expr:class='"loading" + data:blog.mobileClass'>

Monday, September 16, 2013

Growling About California's Growler Law

Most Oregonians don't pay a lot of attention to beer laws in other states. Why bother? We have some of the most flexible laws in the country when it comes to craft beer. Laws in other states often seem stupefying by comparison when we hear about them.

California is a fine example of that. And it isn't even part of the old Confederacy.

Growlers from my collection
There's a short piece in the September issue of Beeradvocate that discusses what's happened with growler laws in California. It's terrific stuff if you have a sense of humor. And don't live in California.

The California Department of Alcohol Beverage Control has decided that breweries may fill generic growlers or branded growlers from other breweries as long as the contents are then appropriately labeled and there is no inaccurate information visible on the container.

The generic
Think about that for a moment. It essentially means you cannot take a branded growler into another brewery and have it filled. Why? Because even if the contents are somehow labeled by the providing brewery, there would still be inaccurate information in the form of opposing branding on the container.

I have no idea what happens if a brewery happens to violate this law...if it's wrist slap or something more serious. But the result of the law is clear enough: breweries are inclined to fill non-branded growlers. That way, they avoid the possibility of contradictory information on the container..

That's not the end of it, either. Some breweries have chosen to take this arrangement a step further by saying they will fill only their own growlers. Such is the case with Russian River Brewing, which issued a statement pointing to the superior quality of their growler on several counts and the need to fill only that container. This contradicted the brewery's previous position, but never mind.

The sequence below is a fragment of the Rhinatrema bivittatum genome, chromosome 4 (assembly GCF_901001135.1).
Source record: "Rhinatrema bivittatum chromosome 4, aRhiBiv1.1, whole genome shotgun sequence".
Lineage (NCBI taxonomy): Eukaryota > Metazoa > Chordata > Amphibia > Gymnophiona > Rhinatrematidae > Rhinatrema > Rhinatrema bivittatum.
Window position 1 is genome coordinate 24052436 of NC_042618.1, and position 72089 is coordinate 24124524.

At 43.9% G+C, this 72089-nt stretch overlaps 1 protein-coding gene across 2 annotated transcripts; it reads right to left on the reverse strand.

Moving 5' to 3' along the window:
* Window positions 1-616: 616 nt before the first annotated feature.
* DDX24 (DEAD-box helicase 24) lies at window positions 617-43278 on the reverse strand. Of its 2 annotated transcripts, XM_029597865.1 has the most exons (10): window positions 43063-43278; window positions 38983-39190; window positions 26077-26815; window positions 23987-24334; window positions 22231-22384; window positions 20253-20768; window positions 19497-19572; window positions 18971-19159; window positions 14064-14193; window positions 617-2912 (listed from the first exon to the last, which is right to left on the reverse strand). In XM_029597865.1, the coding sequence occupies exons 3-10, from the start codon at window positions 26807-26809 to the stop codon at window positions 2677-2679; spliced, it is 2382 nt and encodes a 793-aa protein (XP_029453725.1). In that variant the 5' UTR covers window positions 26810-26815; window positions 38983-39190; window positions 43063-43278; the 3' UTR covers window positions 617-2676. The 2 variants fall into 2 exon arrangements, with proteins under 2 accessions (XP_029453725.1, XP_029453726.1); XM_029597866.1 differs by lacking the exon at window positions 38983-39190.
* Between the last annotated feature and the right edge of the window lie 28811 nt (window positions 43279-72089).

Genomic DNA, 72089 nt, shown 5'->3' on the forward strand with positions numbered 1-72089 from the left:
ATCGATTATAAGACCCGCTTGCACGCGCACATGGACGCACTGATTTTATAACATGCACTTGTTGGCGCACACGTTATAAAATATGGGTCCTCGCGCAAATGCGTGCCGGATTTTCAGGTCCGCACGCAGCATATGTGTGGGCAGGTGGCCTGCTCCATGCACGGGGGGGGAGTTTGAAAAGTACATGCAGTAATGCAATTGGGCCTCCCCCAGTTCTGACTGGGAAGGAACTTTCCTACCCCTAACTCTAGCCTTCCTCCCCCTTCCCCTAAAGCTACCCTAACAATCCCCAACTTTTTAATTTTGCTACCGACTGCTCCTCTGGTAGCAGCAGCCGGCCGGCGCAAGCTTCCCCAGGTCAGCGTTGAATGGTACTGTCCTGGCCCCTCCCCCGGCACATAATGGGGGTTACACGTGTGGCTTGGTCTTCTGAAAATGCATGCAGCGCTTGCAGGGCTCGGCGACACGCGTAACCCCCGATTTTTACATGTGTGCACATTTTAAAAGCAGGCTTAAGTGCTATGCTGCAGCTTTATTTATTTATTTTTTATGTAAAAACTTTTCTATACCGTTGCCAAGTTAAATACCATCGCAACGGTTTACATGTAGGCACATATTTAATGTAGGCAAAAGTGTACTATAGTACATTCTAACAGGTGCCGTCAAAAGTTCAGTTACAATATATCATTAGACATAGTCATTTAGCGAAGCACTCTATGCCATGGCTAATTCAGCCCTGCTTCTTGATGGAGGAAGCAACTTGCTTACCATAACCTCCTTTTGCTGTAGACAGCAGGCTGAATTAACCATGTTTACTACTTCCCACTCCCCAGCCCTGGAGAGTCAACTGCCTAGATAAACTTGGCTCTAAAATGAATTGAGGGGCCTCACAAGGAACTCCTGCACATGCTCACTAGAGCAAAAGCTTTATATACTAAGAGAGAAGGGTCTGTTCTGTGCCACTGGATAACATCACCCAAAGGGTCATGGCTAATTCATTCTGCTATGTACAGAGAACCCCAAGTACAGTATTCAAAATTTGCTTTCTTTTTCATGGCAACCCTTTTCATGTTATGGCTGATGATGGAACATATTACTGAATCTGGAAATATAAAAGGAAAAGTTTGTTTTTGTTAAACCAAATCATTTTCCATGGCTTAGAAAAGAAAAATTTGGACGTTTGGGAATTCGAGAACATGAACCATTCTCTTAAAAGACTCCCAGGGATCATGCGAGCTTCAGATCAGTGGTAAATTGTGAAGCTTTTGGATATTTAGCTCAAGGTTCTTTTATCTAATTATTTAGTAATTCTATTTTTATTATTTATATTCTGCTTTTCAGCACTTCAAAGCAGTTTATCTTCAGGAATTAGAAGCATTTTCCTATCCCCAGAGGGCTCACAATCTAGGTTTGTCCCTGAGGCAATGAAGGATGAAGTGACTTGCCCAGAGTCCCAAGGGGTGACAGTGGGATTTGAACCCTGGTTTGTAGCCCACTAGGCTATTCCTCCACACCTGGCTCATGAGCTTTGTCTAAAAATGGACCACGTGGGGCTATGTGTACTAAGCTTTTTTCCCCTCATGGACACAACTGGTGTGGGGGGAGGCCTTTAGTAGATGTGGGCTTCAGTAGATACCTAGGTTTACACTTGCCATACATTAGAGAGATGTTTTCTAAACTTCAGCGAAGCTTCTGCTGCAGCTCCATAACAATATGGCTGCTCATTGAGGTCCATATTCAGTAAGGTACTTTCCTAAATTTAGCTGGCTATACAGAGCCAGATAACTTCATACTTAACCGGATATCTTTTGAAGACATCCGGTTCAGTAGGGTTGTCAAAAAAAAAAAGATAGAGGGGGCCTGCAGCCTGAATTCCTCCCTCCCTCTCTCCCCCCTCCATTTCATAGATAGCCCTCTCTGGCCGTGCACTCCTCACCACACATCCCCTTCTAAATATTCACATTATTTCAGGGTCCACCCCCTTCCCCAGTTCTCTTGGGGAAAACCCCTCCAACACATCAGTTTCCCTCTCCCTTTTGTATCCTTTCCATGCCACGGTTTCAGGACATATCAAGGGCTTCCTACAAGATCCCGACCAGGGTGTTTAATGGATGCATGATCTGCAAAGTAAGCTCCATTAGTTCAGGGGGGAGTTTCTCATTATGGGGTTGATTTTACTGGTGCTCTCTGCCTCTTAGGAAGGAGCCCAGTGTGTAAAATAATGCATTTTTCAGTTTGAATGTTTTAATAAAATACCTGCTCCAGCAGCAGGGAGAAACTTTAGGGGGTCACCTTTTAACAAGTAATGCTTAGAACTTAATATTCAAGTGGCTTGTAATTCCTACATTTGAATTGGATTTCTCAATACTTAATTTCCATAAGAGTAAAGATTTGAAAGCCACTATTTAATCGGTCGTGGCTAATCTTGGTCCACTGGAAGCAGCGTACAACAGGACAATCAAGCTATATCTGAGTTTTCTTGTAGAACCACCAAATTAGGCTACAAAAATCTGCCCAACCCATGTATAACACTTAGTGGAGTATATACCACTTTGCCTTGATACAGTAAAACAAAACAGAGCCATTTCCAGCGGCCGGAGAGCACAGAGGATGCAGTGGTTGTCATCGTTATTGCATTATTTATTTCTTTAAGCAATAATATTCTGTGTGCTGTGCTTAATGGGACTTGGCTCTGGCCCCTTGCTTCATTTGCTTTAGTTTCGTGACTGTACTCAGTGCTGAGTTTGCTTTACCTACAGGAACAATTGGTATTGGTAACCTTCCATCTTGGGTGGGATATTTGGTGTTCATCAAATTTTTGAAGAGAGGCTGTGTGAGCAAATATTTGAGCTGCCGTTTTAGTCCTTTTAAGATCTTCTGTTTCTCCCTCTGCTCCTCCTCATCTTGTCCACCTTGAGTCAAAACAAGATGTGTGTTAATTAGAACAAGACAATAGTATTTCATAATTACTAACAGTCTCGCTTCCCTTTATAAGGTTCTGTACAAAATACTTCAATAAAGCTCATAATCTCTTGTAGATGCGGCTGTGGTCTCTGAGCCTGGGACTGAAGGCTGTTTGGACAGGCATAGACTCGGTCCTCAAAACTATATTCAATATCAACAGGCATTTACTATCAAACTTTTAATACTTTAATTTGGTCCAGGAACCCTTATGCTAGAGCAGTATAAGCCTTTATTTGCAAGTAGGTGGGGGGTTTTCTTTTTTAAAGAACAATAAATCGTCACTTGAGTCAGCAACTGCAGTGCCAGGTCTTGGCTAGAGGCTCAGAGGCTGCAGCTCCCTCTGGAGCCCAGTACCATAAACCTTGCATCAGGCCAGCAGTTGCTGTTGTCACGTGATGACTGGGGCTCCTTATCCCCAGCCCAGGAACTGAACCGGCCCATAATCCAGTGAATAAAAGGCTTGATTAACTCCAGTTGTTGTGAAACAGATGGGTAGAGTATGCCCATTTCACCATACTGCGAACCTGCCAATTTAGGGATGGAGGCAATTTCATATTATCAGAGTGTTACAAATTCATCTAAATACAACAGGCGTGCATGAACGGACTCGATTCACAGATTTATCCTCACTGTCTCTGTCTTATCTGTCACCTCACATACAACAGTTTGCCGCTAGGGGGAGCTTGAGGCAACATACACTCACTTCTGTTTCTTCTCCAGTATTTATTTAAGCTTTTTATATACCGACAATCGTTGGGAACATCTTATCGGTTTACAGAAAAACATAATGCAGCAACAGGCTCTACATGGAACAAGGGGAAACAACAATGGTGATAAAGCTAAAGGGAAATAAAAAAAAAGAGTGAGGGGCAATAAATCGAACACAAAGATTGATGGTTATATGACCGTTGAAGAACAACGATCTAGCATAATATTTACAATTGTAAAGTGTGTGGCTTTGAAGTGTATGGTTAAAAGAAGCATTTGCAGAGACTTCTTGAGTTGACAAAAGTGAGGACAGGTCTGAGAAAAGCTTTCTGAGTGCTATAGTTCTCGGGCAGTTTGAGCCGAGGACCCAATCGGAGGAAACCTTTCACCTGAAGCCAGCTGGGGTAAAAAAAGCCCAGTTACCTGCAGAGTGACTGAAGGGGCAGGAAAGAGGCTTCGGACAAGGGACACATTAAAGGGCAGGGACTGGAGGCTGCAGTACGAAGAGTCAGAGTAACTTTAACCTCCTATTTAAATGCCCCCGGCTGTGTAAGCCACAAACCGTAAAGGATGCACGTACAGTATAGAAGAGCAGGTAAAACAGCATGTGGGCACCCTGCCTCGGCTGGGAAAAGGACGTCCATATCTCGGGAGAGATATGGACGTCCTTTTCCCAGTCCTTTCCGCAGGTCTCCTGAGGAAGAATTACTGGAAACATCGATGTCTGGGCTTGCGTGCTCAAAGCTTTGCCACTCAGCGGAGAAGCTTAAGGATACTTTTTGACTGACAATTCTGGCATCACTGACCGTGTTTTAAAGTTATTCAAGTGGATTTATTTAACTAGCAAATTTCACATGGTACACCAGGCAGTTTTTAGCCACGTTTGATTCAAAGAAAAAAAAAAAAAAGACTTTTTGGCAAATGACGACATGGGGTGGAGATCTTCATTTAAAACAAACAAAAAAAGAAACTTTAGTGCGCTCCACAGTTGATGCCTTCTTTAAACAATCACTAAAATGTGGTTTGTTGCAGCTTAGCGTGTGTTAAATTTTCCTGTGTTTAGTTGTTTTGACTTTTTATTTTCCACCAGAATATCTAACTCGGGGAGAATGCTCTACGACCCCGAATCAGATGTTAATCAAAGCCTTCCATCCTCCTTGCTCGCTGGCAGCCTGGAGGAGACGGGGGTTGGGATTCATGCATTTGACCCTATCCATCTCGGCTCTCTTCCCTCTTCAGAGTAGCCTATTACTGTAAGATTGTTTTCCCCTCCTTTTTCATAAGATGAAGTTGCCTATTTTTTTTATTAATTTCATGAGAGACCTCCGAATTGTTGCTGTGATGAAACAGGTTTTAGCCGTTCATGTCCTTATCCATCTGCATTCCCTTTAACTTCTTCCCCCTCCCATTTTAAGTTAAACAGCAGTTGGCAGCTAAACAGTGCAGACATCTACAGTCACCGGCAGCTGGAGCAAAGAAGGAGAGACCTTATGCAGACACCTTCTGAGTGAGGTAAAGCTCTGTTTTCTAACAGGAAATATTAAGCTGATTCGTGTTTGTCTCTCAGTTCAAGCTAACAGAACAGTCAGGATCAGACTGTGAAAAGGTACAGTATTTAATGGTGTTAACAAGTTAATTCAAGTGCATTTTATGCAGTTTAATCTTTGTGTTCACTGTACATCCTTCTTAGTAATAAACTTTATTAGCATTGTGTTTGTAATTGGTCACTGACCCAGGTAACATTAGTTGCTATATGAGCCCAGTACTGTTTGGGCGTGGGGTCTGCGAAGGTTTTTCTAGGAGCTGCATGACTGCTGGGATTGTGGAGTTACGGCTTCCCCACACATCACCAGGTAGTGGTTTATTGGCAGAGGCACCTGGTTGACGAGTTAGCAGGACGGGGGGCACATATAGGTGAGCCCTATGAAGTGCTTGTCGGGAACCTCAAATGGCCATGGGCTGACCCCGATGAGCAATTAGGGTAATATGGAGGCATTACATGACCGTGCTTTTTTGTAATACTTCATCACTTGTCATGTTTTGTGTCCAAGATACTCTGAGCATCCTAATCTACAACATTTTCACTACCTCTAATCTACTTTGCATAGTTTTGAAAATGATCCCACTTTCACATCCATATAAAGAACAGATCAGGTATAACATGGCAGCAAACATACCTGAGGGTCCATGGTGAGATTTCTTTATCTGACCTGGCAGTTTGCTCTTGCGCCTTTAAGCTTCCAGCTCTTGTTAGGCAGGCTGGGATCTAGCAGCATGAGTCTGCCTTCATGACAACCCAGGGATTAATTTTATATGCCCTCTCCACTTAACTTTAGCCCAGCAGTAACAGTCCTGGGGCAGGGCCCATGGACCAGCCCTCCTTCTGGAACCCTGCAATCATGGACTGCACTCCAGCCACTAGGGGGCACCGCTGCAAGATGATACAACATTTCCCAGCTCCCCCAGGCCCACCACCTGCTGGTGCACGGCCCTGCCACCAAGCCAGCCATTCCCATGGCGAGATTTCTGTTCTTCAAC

The champion
Look, I'm not exactly sure who this law is supposed to protect. It can't be consumers of the beer, who typically know what they're buying, and are now faced with needing to have a collection of non-branded growlers or growlers specific to breweries they frequent. Maybe the glass industry is the winner here.

With respect to Russian River, I can almost sympathize. They don't want to bother with the labeling issue. Filling only Russian River growlers avoids that problem completely. I get it. But I don't understand the garbage about having a superior growler. All growlers have their issues with ease of filling, seal, sanitation, etc. There is no such thing as a perfect growler, new or used.

I won't even take a position on the pluses and minuses of dispensing beer in growlers. The various issues connected with that have been well-reviewed in the past. Sometimes getting beer to go in a growler makes good sense. Sometimes not. Growlers can definitely affect the quality of the beer.

Mixing brands not possible in California
To close the loop on this story, consider what California's law would mean in Oregon. I routinely take growlers from Boneyard and Lucky Labrador to Laurelwood for fills. My Laurelwood growlers have been filled at numerous places. That could not happen in California. The law makes it problematic. What a mess.


  1. Silly. I was told the same thing at Redwood Curtain - that some places wouldn't fill your growler unless it was their own. The entire branding thing is ridiculous. If you go for a fill with your OR Growler in CA, make sure it has the alcohol warning label on it or no fill period - just needs to be a sticker I was told. Something I didn't know, but makes sense.

  2. Is California the only state that has this ridiculous law. In Colorado I could take my growler anywhere and have it filled regardless of the labeling. I took my Coppersmith's growler to Odell's and New Belgium countless times with no hassle. Also, apparently in California, they can only fill growlers if the beer is brewed onsite. So if you go to a chain brewpub, if the beer is acutally brewed at an offsite location, they can't fill a grower. Who are these laws for? The Ab Inbev Molson Coors and the other big lobbies that don't want consumers to get there own from the brewer? It can't be the craft brewer. They would love to sell their beer regardless of the container.


Keep it civil, please.